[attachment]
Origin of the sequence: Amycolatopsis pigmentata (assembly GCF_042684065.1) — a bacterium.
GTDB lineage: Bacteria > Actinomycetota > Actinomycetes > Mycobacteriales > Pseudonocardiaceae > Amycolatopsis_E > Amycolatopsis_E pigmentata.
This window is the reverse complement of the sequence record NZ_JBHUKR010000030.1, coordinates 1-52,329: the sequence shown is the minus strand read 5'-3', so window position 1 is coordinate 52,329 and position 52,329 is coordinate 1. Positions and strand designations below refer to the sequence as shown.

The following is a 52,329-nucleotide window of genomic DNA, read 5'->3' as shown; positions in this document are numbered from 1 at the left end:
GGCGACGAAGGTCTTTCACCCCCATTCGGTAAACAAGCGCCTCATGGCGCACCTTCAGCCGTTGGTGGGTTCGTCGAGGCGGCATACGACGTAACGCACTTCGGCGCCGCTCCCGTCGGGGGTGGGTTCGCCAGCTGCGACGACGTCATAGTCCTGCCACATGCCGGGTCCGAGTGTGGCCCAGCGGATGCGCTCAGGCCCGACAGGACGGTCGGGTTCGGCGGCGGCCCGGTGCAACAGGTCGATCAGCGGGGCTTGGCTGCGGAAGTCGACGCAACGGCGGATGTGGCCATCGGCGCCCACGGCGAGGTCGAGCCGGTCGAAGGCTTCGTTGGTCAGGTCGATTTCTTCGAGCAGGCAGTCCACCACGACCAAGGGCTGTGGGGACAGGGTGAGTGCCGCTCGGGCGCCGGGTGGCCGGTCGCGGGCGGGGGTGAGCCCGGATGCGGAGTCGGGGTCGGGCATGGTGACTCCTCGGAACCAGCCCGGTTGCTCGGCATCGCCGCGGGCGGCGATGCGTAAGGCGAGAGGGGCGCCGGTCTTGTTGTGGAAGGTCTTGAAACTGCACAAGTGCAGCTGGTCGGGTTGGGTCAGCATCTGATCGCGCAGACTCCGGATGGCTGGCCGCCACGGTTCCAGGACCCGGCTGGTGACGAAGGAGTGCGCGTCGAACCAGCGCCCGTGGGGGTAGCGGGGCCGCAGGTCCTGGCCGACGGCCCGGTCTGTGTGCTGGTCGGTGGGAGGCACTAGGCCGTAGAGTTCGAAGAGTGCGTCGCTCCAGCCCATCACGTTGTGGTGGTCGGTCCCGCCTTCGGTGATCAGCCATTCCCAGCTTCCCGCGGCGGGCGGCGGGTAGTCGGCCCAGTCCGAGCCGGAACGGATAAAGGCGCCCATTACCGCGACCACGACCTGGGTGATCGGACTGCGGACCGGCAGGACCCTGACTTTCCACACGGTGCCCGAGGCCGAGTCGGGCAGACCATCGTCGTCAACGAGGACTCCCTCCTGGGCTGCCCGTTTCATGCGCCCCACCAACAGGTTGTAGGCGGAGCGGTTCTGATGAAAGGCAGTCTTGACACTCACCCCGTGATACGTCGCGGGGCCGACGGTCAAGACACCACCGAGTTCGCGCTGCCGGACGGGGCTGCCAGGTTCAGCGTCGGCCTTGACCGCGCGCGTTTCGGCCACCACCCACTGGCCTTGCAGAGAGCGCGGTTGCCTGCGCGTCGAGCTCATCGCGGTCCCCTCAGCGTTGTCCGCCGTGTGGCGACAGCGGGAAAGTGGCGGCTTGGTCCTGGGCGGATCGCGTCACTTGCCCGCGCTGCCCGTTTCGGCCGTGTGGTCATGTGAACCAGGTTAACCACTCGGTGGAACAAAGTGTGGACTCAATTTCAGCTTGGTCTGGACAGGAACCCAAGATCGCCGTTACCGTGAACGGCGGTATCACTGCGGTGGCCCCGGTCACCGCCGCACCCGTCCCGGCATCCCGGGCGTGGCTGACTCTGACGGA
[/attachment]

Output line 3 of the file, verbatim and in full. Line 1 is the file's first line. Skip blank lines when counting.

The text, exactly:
This window is the reverse complement of the sequence record NZ_JBHUKR010000030.1, coordinates 1-52,329: the sequence shown is the minus strand read 5'-3', so window position 1 is coordinate 52,329 and position 52,329 is coordinate 1. Positions and strand designations below refer to the sequence as shown.